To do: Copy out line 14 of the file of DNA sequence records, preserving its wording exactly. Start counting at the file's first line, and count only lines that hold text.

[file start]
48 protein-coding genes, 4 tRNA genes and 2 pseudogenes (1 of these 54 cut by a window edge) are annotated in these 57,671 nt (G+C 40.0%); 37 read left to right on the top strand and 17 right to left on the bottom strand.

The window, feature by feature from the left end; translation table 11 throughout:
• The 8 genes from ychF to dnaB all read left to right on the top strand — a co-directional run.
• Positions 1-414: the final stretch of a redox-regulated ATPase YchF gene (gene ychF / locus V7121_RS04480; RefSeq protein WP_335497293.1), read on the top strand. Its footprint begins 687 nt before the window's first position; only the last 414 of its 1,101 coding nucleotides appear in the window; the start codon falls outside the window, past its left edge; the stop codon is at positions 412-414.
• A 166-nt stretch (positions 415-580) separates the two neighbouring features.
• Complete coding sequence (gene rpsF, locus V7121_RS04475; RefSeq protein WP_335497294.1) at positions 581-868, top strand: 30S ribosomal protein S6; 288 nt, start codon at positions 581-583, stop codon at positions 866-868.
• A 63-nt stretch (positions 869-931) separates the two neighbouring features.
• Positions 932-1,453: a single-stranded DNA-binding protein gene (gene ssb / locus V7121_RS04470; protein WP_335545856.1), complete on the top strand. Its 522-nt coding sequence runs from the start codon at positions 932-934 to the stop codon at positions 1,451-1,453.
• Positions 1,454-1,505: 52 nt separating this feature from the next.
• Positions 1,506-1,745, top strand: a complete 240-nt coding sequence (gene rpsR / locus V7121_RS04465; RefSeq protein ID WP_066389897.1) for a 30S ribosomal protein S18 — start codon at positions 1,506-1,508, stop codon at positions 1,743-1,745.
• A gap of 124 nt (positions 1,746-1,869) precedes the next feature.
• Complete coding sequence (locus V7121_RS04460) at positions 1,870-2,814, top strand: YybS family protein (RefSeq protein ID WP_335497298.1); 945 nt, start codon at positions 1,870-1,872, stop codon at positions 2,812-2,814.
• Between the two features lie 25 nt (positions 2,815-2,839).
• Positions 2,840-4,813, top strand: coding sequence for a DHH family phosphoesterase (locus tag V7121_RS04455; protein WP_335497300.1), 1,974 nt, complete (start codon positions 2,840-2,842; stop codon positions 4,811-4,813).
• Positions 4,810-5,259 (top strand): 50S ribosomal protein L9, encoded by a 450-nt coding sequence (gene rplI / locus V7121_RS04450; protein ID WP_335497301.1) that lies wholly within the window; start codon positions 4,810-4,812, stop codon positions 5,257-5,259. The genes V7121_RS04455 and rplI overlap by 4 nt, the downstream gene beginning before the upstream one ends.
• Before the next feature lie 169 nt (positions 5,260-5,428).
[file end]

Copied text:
• Positions 2,840-4,813, top strand: coding sequence for a DHH family phosphoesterase (locus tag V7121_RS04455; protein WP_335497300.1), 1,974 nt, complete (start codon positions 2,840-2,842; stop codon positions 4,811-4,813).